Severe abdominopelvic actinomycosis with colon perforation and hepatic involvement mimicking advanced sigmoid colon cancer with hepatic metastasis: a case study.BMC Surg 2018; 18(1):51BS
Actinomycosis is a rare chronic invasive disease caused by Actinomyces spp. Although abdominopelvic actinomycosis, which involves the colon and the pelvic organs extensively, has been frequently reported, abdominopelvic actinomycosis presenting with colon perforation and hepatic involvement concurrently has yet to be reported.
A 55-year-old woman presented at the emergency room with squeezing epigastric pain. Palpation of the abdomen revealed a hard mass with no acute peritoneal signs. Vital signs were normal range except for tachycardia. Initial laboratory testing revealed leukocytosis, anemia, elevated C-reactive protein (CRP), hypoalbuminemia; and normal AST/ALT and BUN/creatinine. CT scan of the abdomen-pelvis revealed a microperforations of the sigmoid colon, abscess in the left lower quadrant and hepatic lesion. Furthermore, there was a large infiltrating conglomerated mass invading the urinary bladder, left adnexa, sigmoid, left inguinal canal and left pelvic wall area. Ultrasound revealed an intra-uterine device (IUD). All these findings initially raised a suspicion of malignancy such as advanced cancer of the colon with liver metastasis. Despite the rarity of the disease, actinomycosis were not excluded because of the IUD found on ultrasound. Parenteral antibiotics and percutaneous drainage of abdomen abscess as well as fasting with total parental nutrition were prescribed for sigmoid perforation and abscess. After 10 days of conservative treatment, no remarkable change was detected in conglomerated mass invading pelvis. Furthermore, the finding of newly developed mechanical small bowel obstruction warranted surgery. Exploratory laparotomy was performed for the removal of perforated colon, obstructive small bowel and organs involved and postoperative histology confirmed a diagnosis of colonic actinomycosis. The patient made an uneventful recovery and was started on a 6-month course of penicillin.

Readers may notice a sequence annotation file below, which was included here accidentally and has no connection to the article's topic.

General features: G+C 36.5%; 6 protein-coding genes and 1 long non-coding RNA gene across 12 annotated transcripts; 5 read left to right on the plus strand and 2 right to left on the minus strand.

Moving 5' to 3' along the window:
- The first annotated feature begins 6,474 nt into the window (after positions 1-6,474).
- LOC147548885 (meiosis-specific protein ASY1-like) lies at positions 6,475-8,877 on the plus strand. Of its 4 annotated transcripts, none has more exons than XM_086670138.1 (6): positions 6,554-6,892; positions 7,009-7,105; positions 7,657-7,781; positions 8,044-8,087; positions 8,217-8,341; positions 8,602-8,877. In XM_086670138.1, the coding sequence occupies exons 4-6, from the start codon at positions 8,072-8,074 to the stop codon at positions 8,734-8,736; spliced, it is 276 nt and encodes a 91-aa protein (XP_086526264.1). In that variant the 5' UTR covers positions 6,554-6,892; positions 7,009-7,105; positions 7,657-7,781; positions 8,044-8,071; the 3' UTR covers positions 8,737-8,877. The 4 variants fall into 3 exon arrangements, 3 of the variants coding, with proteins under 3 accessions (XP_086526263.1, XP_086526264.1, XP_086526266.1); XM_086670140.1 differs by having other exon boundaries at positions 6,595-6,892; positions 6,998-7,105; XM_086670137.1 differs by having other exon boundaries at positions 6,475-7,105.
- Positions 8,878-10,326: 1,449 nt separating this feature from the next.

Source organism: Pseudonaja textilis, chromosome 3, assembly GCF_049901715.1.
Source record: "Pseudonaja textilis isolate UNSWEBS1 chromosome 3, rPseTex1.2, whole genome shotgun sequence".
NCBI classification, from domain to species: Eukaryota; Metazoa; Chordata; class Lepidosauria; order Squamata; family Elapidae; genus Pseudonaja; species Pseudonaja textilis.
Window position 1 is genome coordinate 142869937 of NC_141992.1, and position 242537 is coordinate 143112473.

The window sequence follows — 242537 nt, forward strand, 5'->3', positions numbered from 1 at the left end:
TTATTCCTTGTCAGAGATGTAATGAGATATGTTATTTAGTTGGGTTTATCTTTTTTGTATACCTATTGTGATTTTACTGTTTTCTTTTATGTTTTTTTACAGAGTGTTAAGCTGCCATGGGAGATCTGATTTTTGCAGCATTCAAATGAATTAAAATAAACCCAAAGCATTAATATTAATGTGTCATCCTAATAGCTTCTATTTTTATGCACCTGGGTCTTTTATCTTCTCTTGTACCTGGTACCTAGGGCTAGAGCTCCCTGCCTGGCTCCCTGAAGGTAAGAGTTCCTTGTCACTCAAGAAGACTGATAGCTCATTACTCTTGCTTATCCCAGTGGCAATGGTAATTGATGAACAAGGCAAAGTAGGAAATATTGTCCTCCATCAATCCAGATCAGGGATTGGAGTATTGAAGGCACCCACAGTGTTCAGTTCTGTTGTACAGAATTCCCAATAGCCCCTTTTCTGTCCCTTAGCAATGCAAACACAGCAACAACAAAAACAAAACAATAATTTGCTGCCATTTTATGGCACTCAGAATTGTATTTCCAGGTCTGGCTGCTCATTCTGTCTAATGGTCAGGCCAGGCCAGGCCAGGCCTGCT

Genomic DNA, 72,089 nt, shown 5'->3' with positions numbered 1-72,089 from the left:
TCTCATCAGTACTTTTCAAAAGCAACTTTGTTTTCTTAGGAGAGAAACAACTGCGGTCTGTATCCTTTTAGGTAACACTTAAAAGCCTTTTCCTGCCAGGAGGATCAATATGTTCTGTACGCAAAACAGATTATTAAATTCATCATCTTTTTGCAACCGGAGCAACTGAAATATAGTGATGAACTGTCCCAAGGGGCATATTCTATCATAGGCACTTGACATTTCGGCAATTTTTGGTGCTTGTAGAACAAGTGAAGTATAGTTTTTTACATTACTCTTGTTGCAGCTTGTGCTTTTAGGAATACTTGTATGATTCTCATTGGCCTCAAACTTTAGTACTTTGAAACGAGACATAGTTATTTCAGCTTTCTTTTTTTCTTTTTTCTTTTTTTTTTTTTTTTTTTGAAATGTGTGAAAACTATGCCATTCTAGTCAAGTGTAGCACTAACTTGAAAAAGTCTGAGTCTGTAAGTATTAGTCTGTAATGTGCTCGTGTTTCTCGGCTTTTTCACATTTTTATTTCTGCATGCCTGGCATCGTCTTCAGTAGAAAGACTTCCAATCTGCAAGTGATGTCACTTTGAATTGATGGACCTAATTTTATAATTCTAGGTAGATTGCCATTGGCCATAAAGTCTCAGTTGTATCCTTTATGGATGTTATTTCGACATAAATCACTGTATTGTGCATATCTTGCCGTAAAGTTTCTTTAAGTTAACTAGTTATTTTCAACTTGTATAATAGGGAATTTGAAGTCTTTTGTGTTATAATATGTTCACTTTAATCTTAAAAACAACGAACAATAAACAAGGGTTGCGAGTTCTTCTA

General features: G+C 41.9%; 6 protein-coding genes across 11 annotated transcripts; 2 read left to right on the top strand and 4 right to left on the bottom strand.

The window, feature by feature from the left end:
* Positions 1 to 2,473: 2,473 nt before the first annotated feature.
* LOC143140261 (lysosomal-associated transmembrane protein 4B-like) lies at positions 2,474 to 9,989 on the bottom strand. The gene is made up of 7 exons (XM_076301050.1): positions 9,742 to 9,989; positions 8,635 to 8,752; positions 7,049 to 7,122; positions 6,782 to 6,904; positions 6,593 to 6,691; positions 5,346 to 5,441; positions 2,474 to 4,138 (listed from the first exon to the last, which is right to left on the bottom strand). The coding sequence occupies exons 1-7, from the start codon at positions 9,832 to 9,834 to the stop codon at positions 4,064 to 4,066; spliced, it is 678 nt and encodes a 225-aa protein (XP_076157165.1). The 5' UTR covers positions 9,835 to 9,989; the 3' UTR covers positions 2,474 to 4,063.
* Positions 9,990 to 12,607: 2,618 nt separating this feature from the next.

Abdominopelvic actinomycosis presenting with colon perforation and hepatic involvement is extremely rare; however, it is clinically similar to advanced colon cancer with liver metastasis, therefore, complicating the preoperative diagnosis. A diagnosis of abdominopelvic actinomycosis should be considered in patients with a history of IUD and chronic abdominal pain, along with an abdominal mass or cutaneous abscess. If surgery is indicated, preoperative empirical antibiotic therapy for actinomycosis and frozen biopsy during surgery may be considered.